WASHINGTON — The nation's public schools have no general power to punish students for what they say off campus, the Supreme Court said Wednesday.
The 8-1 ruling broadened First Amendment protections in an era when school children are in nearly constant contact with one another through social media and text messages. The decision did not protect all off-campus expression, but the court suggested that the exceptions, to be worked out in future cases, would be limited.
"The leeway the First Amendment grants to schools," in light of the special characteristics of off-campus expression, "is diminished," wrote Justice Stephen Breyer.
It was a victory for Brandi Levy, who was a ninth grader at a Pennsylvania high school when she was punished for a message she posted to Snapchat one Saturday at a convenience store after discovering that she didn't make the varsity cheerleading team and would remain on the junior varsity squad.
She used a vulgar four-letter word to write, "f--- school f--- softball f--- cheer f--- everything." When the message was discovered by one of the school's cheerleading coaches, Brandi was suspended from the junior varsity team for her entire sophomore year.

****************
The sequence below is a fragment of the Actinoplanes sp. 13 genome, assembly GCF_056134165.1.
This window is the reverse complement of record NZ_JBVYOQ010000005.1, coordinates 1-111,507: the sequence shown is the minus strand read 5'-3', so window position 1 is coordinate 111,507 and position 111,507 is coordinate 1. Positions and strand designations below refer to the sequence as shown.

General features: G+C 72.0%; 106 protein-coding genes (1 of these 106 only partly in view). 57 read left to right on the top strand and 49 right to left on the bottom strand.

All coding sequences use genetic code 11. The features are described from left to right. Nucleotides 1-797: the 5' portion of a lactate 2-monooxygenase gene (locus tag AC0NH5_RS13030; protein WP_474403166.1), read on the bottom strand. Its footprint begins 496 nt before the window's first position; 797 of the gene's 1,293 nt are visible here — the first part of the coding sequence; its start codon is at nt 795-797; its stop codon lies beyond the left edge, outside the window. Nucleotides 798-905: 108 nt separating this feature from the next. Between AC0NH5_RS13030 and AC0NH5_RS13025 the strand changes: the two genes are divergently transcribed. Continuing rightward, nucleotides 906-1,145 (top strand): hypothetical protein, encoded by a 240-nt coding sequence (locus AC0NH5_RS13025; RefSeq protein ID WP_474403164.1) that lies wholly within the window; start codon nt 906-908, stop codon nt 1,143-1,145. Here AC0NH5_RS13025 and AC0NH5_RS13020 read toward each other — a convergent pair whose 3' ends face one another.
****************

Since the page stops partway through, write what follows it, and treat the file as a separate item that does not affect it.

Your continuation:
She and her parents sued, and a federal appeals court ruled that because her message was posted off campus, she was beyond the reach of school authorities and could not be punished. The Supreme Court did not go that far.
Wednesday’s ruling brought the court's earlier decision on student expression into the internet age. In 1969, the court said students and teachers do not "shed their constitutional rights to freedom of speech or expression at the schoolhouse gate." Student expression cannot be regulated, that ruling said, unless it would substantially disrupt the work and discipline of the school.
Defending Levy's punishment, the Mahanoy Area School District said the spread of smartphones and social media, and the need for remote learning during the pandemic blurred the line between on campus and off. No matter where a student's expression originates, schools should be able to discipline students when a message is directed at the school and causes disruption, the district said.
The Biden administration sided with the school. The Justice Department said the Supreme Court's earlier cases on school speech dealt with the effects of a message on other students and school activities, not with the time when they were sent or where they came from.
But the American Civil Liberties Union of Pennsylvania, representing the Levys, said young people "have the right to find their voices without being unduly chilled." Off campus, "government may not penalize speech because listeners find it offensive or even disagreeable," it said.
“Protecting young people’s free speech rights when they are outside of school is vital, and this is a huge victory for the free speech rights of millions of students who attend our nation’s public schools,” said David Cole, legal director of the ACLU, who argued the case before the justices.
Now a college student, Levy said she sent her message to blow off steam.
"I was a 14-year-old kid expressing my feelings, and that's how kids do it, over social media," she said.